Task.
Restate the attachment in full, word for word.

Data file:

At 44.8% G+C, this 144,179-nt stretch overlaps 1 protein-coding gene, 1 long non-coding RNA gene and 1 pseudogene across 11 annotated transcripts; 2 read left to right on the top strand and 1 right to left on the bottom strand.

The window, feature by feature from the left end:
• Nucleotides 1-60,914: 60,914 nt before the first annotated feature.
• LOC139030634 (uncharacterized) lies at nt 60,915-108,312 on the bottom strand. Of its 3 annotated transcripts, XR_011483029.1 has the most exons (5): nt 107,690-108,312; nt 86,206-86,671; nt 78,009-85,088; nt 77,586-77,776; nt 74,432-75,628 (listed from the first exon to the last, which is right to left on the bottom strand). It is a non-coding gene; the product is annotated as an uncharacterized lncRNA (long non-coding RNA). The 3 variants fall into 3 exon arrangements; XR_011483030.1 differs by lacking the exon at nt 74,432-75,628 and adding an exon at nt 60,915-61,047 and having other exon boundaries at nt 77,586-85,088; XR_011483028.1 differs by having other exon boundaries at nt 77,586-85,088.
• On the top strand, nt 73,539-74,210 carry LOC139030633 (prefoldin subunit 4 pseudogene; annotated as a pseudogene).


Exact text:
At 44.8% G+C, this 144,179-nt stretch overlaps 1 protein-coding gene, 1 long non-coding RNA gene and 1 pseudogene across 11 annotated transcripts; 2 read left to right on the top strand and 1 right to left on the bottom strand.

The window, feature by feature from the left end:
• Nucleotides 1-60,914: 60,914 nt before the first annotated feature.
• LOC139030634 (uncharacterized) lies at nt 60,915-108,312 on the bottom strand. Of its 3 annotated transcripts, XR_011483029.1 has the most exons (5): nt 107,690-108,312; nt 86,206-86,671; nt 78,009-85,088; nt 77,586-77,776; nt 74,432-75,628 (listed from the first exon to the last, which is right to left on the bottom strand). It is a non-coding gene; the product is annotated as an uncharacterized lncRNA (long non-coding RNA). The 3 variants fall into 3 exon arrangements; XR_011483030.1 differs by lacking the exon at nt 74,432-75,628 and adding an exon at nt 60,915-61,047 and having other exon boundaries at nt 77,586-85,088; XR_011483028.1 differs by having other exon boundaries at nt 77,586-85,088.
• On the top strand, nt 73,539-74,210 carry LOC139030633 (prefoldin subunit 4 pseudogene; annotated as a pseudogene).